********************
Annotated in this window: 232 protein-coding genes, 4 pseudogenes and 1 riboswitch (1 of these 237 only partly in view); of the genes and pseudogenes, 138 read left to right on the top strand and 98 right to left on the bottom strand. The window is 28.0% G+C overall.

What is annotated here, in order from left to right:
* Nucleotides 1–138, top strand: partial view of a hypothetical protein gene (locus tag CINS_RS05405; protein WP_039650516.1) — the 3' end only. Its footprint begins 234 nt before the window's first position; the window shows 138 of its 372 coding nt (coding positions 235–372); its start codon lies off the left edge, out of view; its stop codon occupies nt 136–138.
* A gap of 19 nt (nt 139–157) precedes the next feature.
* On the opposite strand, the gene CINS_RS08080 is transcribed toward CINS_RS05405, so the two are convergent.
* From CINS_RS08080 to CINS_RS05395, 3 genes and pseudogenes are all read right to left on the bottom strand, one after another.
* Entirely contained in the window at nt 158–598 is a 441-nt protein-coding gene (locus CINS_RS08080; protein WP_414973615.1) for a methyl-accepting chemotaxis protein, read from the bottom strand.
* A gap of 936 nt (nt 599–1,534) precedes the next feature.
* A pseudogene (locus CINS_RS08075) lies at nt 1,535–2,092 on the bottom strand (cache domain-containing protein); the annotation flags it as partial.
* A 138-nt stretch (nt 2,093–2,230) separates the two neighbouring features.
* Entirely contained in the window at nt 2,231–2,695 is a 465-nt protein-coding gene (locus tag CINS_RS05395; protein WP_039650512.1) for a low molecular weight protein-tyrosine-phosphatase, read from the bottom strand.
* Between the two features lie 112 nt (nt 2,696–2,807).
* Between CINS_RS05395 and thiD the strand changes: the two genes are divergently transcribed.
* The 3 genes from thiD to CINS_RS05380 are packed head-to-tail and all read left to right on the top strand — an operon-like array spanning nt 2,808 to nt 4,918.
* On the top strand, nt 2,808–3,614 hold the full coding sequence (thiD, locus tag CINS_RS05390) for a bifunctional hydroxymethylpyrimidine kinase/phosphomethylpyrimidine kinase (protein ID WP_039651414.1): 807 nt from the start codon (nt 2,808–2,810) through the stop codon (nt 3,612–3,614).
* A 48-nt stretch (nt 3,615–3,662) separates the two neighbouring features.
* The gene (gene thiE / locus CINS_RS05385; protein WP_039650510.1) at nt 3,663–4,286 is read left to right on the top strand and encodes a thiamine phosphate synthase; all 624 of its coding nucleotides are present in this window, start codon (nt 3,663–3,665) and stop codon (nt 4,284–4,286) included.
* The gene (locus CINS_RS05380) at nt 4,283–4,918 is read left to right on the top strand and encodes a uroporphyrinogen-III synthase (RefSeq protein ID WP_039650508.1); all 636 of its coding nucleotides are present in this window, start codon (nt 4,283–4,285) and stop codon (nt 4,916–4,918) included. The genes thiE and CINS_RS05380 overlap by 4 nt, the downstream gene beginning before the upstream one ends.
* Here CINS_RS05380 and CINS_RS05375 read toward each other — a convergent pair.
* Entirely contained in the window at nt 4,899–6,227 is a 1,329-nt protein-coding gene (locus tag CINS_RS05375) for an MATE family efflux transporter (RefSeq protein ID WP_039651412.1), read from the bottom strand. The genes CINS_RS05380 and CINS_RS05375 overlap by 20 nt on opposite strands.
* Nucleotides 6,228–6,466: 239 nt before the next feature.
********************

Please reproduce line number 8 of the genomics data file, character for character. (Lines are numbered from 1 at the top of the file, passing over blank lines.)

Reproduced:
* A gap of 936 nt (nt 599–1,534) precedes the next feature.